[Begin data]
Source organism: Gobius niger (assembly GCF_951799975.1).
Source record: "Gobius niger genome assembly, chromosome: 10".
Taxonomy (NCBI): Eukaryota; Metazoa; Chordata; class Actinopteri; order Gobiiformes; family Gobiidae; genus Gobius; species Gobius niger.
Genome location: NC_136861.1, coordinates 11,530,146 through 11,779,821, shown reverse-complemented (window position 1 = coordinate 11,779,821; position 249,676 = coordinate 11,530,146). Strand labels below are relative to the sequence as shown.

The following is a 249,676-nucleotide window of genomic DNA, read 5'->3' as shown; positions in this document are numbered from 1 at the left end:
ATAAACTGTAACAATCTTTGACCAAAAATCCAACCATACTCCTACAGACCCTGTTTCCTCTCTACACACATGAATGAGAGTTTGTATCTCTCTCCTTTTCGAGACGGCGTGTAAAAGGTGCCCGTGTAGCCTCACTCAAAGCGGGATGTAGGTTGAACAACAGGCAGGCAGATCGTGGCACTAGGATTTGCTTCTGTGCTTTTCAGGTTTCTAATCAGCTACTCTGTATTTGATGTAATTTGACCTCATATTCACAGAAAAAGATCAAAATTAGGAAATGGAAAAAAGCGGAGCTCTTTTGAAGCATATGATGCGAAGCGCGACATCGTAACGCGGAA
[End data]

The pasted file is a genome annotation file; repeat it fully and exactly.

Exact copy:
Source organism: Gobius niger (assembly GCF_951799975.1).
Source record: "Gobius niger genome assembly, chromosome: 10".
Taxonomy (NCBI): Eukaryota; Metazoa; Chordata; class Actinopteri; order Gobiiformes; family Gobiidae; genus Gobius; species Gobius niger.
Genome location: NC_136861.1, coordinates 11,530,146 through 11,779,821, shown reverse-complemented (window position 1 = coordinate 11,779,821; position 249,676 = coordinate 11,530,146). Strand labels below are relative to the sequence as shown.

The following is a 249,676-nucleotide window of genomic DNA, read 5'->3' as shown; positions in this document are numbered from 1 at the left end:
ATAAACTGTAACAATCTTTGACCAAAAATCCAACCATACTCCTACAGACCCTGTTTCCTCTCTACACACATGAATGAGAGTTTGTATCTCTCTCCTTTTCGAGACGGCGTGTAAAAGGTGCCCGTGTAGCCTCACTCAAAGCGGGATGTAGGTTGAACAACAGGCAGGCAGATCGTGGCACTAGGATTTGCTTCTGTGCTTTTCAGGTTTCTAATCAGCTACTCTGTATTTGATGTAATTTGACCTCATATTCACAGAAAAAGATCAAAATTAGGAAATGGAAAAAAGCGGAGCTCTTTTGAAGCATATGATGCGAAGCGCGACATCGTAACGCGGAA